On April 8, 2014 also known as Equal Pay Day, President Obama signed Executive Order 13665, which prohibits federal contractors from retaliating against employees who choose to disclose or discuss their compensation. On July 21, 2014 the OFCCP submitted to the Office of Management and Budget proposed regulations intended to implement E.O. 13665. If the OMB approves the proposed regulations, they will likely be published in the Federal Register in September for public comment. Proponents tout the Executive Order as critical in encouraging pay transparency, because it enables employees to discover potential violations of equal pay laws and to seek redress.
Proponents assert that even with the passage of the Lilly Ledbetter Fair Pay Act, many women might not know they are underpaid and they therefore would be unable to take the necessary steps to remedy their situation. The Executive Order is intended to address such concerns. While the goal is laudable, the rationale appears to overlook two points: 1) EO 13665 only applies to federal contractors that are covered under EO 11246. Therefore employees whose employers are not federal contractors will not benefit from EO 13665 or any implementing regulations and; 2) Workers already have the right to discuss their pay under the National Labor Relations Act (NLRA) Section 7, which covers most employers, not just federal contractors. Furthermore, NLRA Section 8 already forbids retaliation against any worker who exercises their rights under NLRA Section 7. There is a common misconception that the NLRA only applies to union settings. That is not true. Therefore, EO 13665, while admittedly well-intentioned may be largely redundant if not unnecessary.
While it may not have received as much attention as the Executive Order, the Presidential Memorandum released at or around the same time may be far more significant. The Memorandum instructs the Secretary of Labor to establish new regulations requiring federal contractors to submit summary data to the Department of Labor on compensation of their employees, including a breakdown by sex and race. Up until now, federal contractors only had to submit this information in an audit. New regulations will require routine submission of such data. The Secretary of Labor has 120 days to propose the new rule and must balance two conflicting priorities: 1) privacy and confidentiality concerns of employees and companies and 2) gathering enough statistical information to identify potential pay discrepancies to comply with pay equity laws. The challenge becomes more complex when one considers different structures employers use, such as bonuses, commissions, piece work rates, stock options and other types of compensation—in addition to the usual base salary and wages.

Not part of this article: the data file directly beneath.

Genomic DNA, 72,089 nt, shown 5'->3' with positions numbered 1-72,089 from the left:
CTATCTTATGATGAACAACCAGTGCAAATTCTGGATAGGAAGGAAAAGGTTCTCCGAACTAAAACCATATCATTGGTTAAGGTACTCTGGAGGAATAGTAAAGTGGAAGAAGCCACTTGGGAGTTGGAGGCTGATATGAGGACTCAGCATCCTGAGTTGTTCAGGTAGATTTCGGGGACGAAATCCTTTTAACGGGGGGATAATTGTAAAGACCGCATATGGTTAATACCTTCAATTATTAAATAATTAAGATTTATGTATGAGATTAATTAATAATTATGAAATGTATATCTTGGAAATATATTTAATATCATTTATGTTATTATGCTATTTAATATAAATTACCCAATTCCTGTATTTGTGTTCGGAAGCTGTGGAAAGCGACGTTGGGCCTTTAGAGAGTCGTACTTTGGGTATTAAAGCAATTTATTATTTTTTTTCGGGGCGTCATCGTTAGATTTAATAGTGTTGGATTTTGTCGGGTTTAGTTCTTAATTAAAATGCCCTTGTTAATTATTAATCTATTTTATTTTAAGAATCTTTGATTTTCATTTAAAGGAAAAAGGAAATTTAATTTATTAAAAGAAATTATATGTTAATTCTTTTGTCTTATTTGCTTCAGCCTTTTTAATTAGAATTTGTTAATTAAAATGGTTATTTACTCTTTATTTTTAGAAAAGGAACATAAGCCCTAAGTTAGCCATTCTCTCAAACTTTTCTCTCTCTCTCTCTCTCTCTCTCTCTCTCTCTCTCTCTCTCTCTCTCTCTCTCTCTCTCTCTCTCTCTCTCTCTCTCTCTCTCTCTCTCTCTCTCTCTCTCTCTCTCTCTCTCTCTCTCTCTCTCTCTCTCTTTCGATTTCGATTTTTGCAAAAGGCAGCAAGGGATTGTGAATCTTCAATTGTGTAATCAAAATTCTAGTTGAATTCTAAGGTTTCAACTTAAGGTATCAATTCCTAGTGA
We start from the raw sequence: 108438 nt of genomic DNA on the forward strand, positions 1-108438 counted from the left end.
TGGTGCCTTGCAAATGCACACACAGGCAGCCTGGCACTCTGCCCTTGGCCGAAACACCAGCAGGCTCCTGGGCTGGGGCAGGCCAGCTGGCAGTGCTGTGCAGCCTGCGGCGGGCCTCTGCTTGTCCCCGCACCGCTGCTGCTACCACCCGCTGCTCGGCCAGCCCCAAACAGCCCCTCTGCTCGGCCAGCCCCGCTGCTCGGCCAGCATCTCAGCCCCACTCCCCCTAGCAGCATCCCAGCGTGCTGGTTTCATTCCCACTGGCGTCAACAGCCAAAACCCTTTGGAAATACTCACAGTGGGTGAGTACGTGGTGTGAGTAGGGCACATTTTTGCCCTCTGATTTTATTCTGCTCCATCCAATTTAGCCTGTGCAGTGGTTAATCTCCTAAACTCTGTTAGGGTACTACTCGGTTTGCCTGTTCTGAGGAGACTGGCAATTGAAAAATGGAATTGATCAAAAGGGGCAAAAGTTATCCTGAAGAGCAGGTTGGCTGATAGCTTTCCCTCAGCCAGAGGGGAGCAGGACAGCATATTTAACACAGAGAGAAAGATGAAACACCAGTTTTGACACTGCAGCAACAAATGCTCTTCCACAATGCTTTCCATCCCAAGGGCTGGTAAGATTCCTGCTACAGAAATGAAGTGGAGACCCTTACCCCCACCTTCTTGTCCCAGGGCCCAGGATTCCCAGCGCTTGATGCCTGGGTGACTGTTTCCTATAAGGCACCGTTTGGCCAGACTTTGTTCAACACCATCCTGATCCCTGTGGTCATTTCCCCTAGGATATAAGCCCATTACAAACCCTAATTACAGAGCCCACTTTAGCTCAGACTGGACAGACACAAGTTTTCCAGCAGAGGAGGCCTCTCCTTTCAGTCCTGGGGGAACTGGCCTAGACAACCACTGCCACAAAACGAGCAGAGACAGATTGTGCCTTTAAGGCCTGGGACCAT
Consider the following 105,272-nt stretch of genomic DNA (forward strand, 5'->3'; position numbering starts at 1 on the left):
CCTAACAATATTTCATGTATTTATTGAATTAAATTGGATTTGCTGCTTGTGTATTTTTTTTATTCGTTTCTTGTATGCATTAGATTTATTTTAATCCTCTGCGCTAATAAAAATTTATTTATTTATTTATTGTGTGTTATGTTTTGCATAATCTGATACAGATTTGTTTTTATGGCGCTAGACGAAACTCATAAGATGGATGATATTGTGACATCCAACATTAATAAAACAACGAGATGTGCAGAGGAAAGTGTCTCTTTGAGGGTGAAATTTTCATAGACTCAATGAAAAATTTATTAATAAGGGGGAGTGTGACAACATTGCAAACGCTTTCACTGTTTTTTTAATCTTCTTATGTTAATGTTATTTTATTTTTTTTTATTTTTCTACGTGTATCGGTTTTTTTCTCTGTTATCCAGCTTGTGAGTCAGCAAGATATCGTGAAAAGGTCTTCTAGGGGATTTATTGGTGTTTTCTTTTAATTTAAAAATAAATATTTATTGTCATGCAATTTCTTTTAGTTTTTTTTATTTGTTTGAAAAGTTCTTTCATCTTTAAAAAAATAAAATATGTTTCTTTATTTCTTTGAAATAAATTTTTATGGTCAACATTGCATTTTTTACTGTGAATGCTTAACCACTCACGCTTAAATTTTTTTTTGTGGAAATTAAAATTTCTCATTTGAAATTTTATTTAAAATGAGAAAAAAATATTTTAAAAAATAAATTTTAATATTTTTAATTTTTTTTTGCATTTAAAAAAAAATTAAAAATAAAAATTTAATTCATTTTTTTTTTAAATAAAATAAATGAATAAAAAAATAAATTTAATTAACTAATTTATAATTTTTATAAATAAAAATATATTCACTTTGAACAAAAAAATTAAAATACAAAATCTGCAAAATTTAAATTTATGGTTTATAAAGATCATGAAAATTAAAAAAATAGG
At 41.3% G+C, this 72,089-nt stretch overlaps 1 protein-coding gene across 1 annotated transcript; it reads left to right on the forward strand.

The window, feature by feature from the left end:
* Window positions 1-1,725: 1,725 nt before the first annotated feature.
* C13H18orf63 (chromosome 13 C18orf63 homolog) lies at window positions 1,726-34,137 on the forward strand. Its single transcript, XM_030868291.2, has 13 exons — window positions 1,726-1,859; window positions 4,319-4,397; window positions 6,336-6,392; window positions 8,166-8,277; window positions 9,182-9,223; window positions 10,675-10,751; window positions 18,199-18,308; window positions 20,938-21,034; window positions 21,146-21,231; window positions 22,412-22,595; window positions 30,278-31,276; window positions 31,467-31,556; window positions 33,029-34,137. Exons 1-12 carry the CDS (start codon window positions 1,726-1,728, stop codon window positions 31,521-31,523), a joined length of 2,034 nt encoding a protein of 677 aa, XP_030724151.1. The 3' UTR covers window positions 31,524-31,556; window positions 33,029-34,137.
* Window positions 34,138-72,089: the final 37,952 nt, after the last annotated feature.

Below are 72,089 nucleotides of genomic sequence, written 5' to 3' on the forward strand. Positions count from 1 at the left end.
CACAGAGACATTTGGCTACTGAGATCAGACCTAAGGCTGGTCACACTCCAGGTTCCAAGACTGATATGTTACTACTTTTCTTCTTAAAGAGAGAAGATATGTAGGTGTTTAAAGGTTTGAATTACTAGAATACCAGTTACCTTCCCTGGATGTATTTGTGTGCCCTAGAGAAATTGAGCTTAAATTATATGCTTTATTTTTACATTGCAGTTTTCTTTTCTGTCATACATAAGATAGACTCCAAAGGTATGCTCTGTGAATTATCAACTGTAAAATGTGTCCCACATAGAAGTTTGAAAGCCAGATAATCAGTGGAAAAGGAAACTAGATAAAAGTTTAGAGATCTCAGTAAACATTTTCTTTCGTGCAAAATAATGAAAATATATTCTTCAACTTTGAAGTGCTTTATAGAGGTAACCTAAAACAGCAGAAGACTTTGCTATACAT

The Presidential Memorandum highlights what both the Obama Administration and the OFCCP have been signaling for quite some time now: federal contractors can continue to expect greater scrutiny of their compensation practices. That said, here are some proactive measures that federal contractors can take, and should strongly consider taking, now:
1. Maintain systematic records establishing reasons for differences in starting pay (such as experience gained from prior jobs, career changes, returning from career interruptions, and other objective criteria). Resumes, offer letters, pay records from previous jobs can help explain some of the differences, particularly in starting pay.
2. Maintain individual performance histories and information on prior “unit” performance as reflected in raise pools. Performance affect previous pay decisions, which in turn affect current pay; size of raise pools, where applicable, can also explain pay differences.
3. Track reporting structures, including direct and indirect reports for supervisory and management employees. Employees with either or higher-level direct reports will have more responsibility, which will tend to justify higher pay.
4. Track other indicators such as budgets or customer accounts, which entail responsibility which in turn may be reflected in such employees’ pay.
5. Conduct a Pay Equity Study, controlling for factors affecting pay, assessing how well such factors explain pay differences. When the factors used do not effectively explain pay differences, employers must consider either adjusting the factors, adjusting the pay, or both.
6. Involve either in-house or outside counsel from the beginning to ensure that the investigation is privileged. Otherwise you may have to produce the file if the OFCCP or other government entity requests it.
For more information, contact Ahmed Younies at 714-426-2916 or [email protected]